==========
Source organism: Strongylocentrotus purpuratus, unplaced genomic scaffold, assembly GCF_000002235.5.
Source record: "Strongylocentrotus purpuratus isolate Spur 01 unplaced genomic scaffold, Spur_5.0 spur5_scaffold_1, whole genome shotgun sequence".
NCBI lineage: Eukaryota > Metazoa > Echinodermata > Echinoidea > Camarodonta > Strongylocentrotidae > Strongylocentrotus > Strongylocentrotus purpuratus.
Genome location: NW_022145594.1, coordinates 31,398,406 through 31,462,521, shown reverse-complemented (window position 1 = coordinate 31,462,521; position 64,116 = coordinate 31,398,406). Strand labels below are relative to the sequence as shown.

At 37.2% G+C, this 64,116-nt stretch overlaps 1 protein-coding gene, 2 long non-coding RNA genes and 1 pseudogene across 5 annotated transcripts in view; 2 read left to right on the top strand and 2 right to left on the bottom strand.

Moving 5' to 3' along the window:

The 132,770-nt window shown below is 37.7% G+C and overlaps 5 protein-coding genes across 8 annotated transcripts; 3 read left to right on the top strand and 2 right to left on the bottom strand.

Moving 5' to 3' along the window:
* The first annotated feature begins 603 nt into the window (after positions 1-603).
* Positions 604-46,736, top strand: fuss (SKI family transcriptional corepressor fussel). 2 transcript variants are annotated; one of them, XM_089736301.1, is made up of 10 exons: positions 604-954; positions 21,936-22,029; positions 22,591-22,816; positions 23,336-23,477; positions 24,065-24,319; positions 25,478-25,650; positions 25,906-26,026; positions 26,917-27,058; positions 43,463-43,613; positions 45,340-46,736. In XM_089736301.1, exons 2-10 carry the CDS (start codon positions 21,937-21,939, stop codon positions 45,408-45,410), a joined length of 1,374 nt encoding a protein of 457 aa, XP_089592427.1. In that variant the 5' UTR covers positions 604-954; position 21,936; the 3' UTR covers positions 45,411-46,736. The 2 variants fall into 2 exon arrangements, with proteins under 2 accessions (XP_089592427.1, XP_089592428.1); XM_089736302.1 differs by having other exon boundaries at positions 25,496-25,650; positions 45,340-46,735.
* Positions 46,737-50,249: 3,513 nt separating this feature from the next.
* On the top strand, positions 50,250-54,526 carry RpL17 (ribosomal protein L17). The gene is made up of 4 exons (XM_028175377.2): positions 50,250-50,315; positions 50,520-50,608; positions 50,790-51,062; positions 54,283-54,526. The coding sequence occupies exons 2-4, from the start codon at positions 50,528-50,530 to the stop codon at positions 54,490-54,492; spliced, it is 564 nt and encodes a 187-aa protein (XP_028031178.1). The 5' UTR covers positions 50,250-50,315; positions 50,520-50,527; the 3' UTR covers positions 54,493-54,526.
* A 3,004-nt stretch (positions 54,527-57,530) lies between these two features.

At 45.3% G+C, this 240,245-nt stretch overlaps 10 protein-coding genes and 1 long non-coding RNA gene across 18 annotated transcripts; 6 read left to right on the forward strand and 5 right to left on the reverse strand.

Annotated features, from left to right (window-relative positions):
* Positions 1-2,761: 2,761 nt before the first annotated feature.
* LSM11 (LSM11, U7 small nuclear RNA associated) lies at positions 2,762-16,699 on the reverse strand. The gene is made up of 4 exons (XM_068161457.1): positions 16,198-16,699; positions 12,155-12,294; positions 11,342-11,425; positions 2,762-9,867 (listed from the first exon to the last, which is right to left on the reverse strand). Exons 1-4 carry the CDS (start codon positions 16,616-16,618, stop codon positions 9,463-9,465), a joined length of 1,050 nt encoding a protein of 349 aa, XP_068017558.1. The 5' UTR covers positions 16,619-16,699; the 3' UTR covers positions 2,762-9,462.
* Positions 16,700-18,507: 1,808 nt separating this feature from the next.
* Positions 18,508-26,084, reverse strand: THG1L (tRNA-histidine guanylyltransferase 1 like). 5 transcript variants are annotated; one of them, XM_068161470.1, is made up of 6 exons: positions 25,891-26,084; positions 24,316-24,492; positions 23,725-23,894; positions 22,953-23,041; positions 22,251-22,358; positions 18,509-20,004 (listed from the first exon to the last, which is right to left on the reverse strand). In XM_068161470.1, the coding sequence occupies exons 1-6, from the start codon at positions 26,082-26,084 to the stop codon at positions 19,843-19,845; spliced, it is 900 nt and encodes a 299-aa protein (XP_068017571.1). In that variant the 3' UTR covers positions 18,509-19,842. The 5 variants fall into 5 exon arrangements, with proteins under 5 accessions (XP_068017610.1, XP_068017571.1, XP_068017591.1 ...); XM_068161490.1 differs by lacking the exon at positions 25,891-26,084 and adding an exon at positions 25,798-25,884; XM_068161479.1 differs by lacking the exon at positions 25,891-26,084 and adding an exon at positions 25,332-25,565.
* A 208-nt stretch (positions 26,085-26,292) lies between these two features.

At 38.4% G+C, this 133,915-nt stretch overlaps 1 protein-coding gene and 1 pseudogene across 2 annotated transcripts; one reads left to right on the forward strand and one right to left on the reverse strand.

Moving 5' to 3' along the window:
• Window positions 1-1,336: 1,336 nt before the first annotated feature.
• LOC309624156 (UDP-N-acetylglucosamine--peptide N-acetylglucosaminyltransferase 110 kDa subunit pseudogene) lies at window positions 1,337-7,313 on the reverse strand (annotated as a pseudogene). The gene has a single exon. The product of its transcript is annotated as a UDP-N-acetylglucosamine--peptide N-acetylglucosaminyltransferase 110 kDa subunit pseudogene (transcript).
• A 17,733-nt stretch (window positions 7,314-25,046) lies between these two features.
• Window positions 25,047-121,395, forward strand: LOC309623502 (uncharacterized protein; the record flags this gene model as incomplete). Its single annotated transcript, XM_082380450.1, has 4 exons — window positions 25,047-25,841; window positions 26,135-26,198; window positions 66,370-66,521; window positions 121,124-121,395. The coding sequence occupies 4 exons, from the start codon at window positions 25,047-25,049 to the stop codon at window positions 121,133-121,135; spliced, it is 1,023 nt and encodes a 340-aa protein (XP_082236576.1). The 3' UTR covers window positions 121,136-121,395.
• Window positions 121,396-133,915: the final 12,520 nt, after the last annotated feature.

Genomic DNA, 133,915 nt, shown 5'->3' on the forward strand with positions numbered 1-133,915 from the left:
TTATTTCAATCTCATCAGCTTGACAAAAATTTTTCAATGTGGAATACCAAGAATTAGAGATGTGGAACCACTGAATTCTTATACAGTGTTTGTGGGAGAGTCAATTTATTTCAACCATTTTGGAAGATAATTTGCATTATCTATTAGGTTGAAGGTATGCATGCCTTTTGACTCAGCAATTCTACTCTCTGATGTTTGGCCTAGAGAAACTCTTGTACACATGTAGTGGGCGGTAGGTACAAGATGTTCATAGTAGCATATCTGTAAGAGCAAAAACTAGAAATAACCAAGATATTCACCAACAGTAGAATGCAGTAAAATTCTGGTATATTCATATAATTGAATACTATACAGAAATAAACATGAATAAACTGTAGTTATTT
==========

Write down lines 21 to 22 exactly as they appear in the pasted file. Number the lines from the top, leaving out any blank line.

At 38.4% G+C, this 133,915-nt stretch overlaps 1 protein-coding gene and 1 pseudogene across 2 annotated transcripts; one reads left to right on the forward strand and one right to left on the reverse strand.

Moving 5' to 3' along the window: